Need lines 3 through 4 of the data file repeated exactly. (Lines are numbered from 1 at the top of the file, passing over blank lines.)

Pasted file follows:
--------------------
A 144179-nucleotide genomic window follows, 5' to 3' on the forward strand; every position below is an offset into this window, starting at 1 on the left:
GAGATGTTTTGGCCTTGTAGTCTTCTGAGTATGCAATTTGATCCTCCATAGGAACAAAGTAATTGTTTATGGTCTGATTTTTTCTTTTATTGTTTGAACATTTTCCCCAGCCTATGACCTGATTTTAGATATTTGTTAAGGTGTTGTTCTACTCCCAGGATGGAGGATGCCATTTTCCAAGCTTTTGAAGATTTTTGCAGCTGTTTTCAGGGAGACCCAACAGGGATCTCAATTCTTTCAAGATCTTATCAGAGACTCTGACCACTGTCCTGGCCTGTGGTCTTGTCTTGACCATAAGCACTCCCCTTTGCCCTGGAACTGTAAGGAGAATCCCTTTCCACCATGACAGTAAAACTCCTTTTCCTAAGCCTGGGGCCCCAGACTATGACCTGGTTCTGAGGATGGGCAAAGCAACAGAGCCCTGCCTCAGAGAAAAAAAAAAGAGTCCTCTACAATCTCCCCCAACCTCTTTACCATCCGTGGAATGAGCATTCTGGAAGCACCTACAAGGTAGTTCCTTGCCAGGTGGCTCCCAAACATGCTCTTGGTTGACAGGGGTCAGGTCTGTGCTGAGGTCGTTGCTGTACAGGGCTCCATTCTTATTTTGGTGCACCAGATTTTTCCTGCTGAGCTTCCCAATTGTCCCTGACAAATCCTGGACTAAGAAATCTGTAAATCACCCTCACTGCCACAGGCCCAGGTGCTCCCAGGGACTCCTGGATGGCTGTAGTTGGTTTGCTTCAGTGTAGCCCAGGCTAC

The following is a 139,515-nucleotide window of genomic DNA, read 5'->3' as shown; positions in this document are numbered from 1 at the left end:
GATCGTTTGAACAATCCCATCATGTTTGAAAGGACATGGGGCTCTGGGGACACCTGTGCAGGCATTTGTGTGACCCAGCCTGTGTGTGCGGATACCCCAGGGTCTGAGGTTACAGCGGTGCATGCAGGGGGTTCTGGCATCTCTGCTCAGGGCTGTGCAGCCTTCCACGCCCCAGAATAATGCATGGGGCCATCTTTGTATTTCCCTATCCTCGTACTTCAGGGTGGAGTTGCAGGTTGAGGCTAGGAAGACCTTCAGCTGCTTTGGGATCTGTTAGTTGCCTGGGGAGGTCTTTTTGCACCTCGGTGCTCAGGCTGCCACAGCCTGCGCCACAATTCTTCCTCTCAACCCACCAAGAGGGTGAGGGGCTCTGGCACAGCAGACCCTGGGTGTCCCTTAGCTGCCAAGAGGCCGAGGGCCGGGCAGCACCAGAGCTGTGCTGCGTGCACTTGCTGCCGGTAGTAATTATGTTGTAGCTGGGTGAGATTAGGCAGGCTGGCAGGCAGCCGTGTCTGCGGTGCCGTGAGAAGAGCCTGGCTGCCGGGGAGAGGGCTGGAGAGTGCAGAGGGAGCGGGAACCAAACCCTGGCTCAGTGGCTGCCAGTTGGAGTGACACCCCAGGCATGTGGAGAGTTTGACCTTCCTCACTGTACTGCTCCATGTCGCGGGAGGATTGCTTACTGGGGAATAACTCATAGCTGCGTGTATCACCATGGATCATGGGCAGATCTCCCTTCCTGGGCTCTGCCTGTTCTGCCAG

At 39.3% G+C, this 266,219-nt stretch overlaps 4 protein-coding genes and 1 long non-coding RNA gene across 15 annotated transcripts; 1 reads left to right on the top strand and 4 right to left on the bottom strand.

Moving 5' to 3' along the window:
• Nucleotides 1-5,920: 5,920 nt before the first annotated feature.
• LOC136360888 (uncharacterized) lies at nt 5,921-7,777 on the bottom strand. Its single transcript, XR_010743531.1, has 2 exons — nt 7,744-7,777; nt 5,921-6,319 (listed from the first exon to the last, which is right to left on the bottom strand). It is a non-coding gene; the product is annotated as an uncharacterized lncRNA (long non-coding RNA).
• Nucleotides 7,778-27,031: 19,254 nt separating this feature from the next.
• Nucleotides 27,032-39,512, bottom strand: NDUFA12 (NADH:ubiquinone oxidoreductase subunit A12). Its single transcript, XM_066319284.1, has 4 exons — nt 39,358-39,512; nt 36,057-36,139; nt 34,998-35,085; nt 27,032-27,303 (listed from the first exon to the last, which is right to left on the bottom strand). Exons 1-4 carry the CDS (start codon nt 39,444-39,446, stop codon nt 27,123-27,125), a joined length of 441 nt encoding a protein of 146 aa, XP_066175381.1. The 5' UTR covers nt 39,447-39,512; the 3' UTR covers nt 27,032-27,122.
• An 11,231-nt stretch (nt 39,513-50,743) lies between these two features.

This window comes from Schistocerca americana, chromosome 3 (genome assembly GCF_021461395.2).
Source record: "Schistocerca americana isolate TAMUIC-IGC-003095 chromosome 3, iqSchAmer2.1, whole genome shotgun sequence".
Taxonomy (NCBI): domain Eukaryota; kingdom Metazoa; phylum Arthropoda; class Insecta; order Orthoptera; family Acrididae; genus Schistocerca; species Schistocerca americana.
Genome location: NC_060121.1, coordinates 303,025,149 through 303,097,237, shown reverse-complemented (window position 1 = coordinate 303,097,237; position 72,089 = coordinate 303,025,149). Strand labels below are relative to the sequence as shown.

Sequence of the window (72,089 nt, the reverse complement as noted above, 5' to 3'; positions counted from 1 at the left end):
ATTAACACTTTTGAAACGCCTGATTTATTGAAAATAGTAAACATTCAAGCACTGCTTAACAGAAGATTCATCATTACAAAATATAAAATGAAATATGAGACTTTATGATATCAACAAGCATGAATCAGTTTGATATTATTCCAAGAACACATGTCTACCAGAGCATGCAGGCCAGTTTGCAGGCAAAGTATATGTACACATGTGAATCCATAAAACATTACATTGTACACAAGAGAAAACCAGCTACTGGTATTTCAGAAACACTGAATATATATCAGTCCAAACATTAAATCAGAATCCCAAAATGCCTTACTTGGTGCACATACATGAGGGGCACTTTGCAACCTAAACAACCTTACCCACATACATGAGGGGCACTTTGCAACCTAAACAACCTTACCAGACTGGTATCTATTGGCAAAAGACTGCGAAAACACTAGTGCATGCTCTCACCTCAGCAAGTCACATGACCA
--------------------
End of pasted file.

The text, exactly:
The following is a 139,515-nucleotide window of genomic DNA, read 5'->3' as shown; positions in this document are numbered from 1 at the left end:
GATCGTTTGAACAATCCCATCATGTTTGAAAGGACATGGGGCTCTGGGGACACCTGTGCAGGCATTTGTGTGACCCAGCCTGTGTGTGCGGATACCCCAGGGTCTGAGGTTACAGCGGTGCATGCAGGGGGTTCTGGCATCTCTGCTCAGGGCTGTGCAGCCTTCCACGCCCCAGAATAATGCATGGGGCCATCTTTGTATTTCCCTATCCTCGTACTTCAGGGTGGAGTTGCAGGTTGAGGCTAGGAAGACCTTCAGCTGCTTTGGGATCTGTTAGTTGCCTGGGGAGGTCTTTTTGCACCTCGGTGCTCAGGCTGCCACAGCCTGCGCCACAATTCTTCCTCTCAACCCACCAAGAGGGTGAGGGGCTCTGGCACAGCAGACCCTGGGTGTCCCTTAGCTGCCAAGAGGCCGAGGGCCGGGCAGCACCAGAGCTGTGCTGCGTGCACTTGCTGCCGGTAGTAATTATGTTGTAGCTGGGTGAGATTAGGCAGGCTGGCAGGCAGCCGTGTCTGCGGTGCCGTGAGAAGAGCCTGGCTGCCGGGGAGAGGGCTGGAGAGTGCAGAGGGAGCGGGAACCAAACCCTGGCTCAGTGGCTGCCAGTTGGAGTGACACCCCAGGCATGTGGAGAGTTTGACCTTCCTCACTGTACTGCTCCATGTCGCGGGAGGATTGCTTACTGGGGAATAACTCATAGCTGCGTGTATCACCATGGATCATGGGCAGATCTCCCTTCCTGGGCTCTGCCTGTTCTGCCAG